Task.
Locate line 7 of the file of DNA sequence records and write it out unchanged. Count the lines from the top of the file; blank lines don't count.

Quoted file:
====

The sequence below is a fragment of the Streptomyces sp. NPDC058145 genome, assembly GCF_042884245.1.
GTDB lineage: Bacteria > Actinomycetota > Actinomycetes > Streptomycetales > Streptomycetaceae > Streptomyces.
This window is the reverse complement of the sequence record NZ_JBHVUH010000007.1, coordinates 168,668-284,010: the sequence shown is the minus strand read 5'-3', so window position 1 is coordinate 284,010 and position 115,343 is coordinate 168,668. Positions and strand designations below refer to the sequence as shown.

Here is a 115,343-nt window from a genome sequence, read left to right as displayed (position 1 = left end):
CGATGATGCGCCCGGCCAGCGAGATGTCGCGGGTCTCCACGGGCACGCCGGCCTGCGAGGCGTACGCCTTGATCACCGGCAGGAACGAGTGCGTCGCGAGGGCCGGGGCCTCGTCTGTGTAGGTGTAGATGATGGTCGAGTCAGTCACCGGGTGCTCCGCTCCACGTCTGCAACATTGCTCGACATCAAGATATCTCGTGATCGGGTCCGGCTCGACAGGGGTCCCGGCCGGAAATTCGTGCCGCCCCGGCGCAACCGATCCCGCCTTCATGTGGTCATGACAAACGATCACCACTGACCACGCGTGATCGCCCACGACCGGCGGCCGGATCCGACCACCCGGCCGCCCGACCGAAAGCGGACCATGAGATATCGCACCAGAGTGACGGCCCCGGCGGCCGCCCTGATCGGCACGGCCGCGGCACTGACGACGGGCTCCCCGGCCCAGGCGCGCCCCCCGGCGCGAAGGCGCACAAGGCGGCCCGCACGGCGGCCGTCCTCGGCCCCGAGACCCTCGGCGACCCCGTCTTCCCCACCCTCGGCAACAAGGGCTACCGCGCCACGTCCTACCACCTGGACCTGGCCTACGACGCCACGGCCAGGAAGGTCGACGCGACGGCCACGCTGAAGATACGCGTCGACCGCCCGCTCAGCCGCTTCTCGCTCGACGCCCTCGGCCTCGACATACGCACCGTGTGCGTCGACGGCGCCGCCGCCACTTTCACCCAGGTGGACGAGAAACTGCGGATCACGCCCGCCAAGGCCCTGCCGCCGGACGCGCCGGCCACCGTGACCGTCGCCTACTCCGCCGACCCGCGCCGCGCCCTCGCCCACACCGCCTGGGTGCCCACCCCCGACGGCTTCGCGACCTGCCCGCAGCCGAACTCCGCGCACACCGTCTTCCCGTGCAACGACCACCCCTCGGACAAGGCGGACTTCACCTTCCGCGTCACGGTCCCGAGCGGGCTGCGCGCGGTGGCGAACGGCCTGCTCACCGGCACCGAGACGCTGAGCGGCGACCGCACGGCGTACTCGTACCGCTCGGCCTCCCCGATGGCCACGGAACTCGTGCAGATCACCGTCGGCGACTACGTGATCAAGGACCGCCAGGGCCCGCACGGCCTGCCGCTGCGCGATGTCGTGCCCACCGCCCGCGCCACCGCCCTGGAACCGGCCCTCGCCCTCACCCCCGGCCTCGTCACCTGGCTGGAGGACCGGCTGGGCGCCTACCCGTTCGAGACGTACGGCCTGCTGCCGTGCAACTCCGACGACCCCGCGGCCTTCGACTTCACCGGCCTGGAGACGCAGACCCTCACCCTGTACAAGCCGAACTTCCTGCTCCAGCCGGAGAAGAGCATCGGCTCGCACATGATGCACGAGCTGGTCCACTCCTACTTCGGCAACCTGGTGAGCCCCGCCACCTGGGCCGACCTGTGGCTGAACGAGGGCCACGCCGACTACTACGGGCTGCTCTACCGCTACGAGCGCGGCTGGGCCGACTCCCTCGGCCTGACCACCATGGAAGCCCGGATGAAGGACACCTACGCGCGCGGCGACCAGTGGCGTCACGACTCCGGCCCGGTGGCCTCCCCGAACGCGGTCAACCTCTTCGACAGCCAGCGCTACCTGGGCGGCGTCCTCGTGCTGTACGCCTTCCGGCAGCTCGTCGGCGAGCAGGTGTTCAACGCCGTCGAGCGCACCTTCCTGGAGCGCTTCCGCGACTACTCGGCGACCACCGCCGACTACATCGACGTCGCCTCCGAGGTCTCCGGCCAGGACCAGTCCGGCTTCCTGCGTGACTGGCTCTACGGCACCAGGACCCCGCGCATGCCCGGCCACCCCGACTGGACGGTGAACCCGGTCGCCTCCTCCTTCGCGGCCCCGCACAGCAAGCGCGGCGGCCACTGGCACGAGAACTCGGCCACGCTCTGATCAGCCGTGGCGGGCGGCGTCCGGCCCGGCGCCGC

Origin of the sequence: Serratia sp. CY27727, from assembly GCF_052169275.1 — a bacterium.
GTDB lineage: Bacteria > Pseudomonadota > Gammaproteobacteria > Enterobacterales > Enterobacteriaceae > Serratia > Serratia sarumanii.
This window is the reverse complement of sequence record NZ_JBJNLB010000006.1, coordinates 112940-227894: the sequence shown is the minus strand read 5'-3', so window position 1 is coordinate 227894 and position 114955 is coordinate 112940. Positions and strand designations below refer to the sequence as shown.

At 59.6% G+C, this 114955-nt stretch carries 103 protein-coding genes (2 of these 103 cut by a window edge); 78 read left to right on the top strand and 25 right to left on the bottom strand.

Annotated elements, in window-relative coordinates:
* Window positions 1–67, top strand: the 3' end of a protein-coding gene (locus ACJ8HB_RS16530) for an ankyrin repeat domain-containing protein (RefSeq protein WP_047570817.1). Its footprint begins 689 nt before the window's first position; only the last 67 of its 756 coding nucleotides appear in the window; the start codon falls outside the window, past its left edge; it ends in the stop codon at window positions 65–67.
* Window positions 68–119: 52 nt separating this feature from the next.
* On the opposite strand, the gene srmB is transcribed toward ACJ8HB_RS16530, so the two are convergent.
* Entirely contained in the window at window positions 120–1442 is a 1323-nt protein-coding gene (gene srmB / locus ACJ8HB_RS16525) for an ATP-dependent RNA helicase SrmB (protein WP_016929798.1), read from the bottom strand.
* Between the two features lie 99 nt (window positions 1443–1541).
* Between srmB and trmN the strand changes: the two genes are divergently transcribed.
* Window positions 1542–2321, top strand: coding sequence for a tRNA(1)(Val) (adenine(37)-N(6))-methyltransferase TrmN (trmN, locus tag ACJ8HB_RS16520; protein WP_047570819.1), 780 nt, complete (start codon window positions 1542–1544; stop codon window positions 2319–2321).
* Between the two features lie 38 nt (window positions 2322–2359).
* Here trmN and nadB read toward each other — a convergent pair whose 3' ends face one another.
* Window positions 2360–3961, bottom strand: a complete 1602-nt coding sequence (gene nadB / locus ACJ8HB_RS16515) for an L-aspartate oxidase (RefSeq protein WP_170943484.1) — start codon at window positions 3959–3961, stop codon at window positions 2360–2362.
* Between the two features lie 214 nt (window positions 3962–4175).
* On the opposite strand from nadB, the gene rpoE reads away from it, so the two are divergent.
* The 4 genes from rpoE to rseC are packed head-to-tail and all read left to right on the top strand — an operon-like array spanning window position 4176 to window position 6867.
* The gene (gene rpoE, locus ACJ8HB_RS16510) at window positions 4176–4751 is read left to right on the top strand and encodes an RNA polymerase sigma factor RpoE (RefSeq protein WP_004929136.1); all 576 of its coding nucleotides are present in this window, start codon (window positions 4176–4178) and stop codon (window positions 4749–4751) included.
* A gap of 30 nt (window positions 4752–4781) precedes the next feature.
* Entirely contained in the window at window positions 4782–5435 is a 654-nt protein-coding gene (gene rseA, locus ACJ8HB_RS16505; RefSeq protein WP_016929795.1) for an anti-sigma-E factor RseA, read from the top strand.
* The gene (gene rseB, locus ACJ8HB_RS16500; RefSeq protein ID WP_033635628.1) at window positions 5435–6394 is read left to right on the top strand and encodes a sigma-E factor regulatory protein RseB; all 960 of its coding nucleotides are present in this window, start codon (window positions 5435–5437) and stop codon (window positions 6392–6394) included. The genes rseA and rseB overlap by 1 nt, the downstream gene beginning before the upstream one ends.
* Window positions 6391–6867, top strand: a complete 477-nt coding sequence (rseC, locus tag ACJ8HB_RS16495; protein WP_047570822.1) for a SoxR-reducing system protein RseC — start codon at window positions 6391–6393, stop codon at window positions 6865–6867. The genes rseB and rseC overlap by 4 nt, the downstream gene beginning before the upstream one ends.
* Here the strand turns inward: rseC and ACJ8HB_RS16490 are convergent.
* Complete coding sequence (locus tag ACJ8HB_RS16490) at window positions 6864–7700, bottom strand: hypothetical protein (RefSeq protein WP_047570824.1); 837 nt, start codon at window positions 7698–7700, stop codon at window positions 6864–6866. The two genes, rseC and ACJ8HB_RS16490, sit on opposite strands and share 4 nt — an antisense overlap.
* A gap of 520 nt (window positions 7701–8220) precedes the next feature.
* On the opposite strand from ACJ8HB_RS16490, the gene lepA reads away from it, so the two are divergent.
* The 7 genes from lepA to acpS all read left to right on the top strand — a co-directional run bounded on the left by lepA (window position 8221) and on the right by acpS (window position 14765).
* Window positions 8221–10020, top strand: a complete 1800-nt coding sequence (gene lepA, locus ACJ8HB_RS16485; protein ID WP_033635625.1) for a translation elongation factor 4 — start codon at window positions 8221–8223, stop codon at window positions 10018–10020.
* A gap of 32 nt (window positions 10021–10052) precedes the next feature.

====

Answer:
GTDB lineage: Bacteria > Pseudomonadota > Gammaproteobacteria > Enterobacterales > Enterobacteriaceae > Serratia > Serratia sarumanii.